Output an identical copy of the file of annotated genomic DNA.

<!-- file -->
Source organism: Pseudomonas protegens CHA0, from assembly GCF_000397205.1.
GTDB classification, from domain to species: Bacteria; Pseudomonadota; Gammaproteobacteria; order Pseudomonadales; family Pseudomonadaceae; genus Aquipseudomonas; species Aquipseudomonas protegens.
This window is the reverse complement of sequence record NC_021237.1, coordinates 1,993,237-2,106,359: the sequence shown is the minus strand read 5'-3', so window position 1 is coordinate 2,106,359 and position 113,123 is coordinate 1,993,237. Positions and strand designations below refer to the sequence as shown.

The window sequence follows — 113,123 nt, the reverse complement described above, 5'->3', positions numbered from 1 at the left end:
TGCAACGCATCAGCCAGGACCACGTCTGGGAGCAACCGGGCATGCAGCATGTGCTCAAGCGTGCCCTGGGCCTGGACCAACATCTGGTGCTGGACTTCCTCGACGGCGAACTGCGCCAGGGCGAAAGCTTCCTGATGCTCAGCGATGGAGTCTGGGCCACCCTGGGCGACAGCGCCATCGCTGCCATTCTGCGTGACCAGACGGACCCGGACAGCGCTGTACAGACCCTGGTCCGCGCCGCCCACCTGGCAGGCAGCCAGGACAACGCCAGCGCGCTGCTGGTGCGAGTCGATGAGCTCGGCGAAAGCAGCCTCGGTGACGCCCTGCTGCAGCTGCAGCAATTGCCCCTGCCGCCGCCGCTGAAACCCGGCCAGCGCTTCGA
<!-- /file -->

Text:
Source organism: Pseudomonas protegens CHA0, from assembly GCF_000397205.1.
GTDB classification, from domain to species: Bacteria; Pseudomonadota; Gammaproteobacteria; order Pseudomonadales; family Pseudomonadaceae; genus Aquipseudomonas; species Aquipseudomonas protegens.
This window is the reverse complement of sequence record NC_021237.1, coordinates 1,993,237-2,106,359: the sequence shown is the minus strand read 5'-3', so window position 1 is coordinate 2,106,359 and position 113,123 is coordinate 1,993,237. Positions and strand designations below refer to the sequence as shown.

The window sequence follows — 113,123 nt, the reverse complement described above, 5'->3', positions numbered from 1 at the left end:
TGCAACGCATCAGCCAGGACCACGTCTGGGAGCAACCGGGCATGCAGCATGTGCTCAAGCGTGCCCTGGGCCTGGACCAACATCTGGTGCTGGACTTCCTCGACGGCGAACTGCGCCAGGGCGAAAGCTTCCTGATGCTCAGCGATGGAGTCTGGGCCACCCTGGGCGACAGCGCCATCGCTGCCATTCTGCGTGACCAGACGGACCCGGACAGCGCTGTACAGACCCTGGTCCGCGCCGCCCACCTGGCAGGCAGCCAGGACAACGCCAGCGCGCTGCTGGTGCGAGTCGATGAGCTCGGCGAAAGCAGCCTCGGTGACGCCCTGCTGCAGCTGCAGCAATTGCCCCTGCCGCCGCCGCTGAAACCCGGCCAGCGCTTCGA